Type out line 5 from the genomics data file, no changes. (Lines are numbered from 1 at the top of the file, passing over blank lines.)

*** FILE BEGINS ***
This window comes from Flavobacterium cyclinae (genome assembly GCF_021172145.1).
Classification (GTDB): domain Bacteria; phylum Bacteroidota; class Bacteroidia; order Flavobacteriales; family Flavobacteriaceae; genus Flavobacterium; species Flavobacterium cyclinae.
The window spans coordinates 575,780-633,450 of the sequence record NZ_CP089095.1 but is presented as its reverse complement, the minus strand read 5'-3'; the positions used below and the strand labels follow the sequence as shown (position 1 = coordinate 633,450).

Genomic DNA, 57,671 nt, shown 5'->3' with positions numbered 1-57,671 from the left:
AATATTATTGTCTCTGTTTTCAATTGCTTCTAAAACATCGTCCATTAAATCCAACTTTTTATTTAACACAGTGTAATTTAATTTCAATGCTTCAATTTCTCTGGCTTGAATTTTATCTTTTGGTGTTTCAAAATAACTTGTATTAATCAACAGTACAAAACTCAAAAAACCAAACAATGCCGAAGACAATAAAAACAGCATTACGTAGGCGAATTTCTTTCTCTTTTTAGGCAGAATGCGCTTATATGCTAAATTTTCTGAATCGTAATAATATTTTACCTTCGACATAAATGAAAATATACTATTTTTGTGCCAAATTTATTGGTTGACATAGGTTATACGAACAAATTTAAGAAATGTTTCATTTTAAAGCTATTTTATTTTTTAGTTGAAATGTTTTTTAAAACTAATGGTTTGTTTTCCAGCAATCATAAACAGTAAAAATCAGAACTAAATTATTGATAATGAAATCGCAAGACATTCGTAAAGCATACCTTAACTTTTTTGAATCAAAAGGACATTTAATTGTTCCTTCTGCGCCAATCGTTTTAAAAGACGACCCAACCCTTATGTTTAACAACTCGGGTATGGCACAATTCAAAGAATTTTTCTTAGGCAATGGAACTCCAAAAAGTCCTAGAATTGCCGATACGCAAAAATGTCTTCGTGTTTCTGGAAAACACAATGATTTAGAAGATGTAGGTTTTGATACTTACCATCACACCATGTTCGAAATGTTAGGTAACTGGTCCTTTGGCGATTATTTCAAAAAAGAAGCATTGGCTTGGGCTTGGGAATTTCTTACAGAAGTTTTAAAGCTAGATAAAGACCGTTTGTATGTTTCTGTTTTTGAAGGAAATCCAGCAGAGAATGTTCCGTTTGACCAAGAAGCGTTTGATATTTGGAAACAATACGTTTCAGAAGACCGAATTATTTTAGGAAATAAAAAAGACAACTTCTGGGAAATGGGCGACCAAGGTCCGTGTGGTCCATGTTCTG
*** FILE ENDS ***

AATATTATTGTCTCTGTTTTCAATTGCTTCTAAAACATCGTCCATTAAATCCAACTTTTTATTTAACACAGTGTAATTTAATTTCAATGCTTCAATTTCTCTGGCTTGAATTTTATCTTTTGGTGTTTCAAAATAACTTGTATTAATCAACAGTACAAAACTCAAAAAACCAAACAATGCCGAAGACAATAAAAACAGCATTACGTAGGCGAATTTCTTTCTCTTTTTAGGCAGAATGCGCTTATATGCTAAATTTTCTGAATCGTAATAATATTTTACCTTCGACATAAATGAAAATATACTATTTTTGTGCCAAATTTATTGGTTGACATAGGTTATACGAACAAATTTAAGAAATGTTTCATTTTAAAGCTATTTTATTTTTTAGTTGAAATGTTTTTTAAAACTAATGGTTTGTTTTCCAGCAATCATAAACAGTAAAAATCAGAACTAAATTATTGATAATGAAATCGCAAGACATTCGTAAAGCATACCTTAACTTTTTTGAATCAAAAGGACATTTAATTGTTCCTTCTGCGCCAATCGTTTTAAAAGACGACCCAACCCTTATGTTTAACAACTCGGGTATGGCACAATTCAAAGAATTTTTCTTAGGCAATGGAACTCCAAAAAGTCCTAGAATTGCCGATACGCAAAAATGTCTTCGTGTTTCTGGAAAACACAATGATTTAGAAGATGTAGGTTTTGATACTTACCATCACACCATGTTCGAAATGTTAGGTAACTGGTCCTTTGGCGATTATTTCAAAAAAGAAGCATTGGCTTGGGCTTGGGAATTTCTTACAGAAGTTTTAAAGCTAGATAAAGACCGTTTGTATGTTTCTGTTTTTGAAGGAAATCCAGCAGAGAATGTTCCGTTTGACCAAGAAGCGTTTGATATTTGGAAACAATACGTTTCAGAAGACCGAATTATTTTAGGAAATAAAAAAGACAACTTCTGGGAAATGGGCGACCAAGGTCCGTGTGGTCCATGTTCTG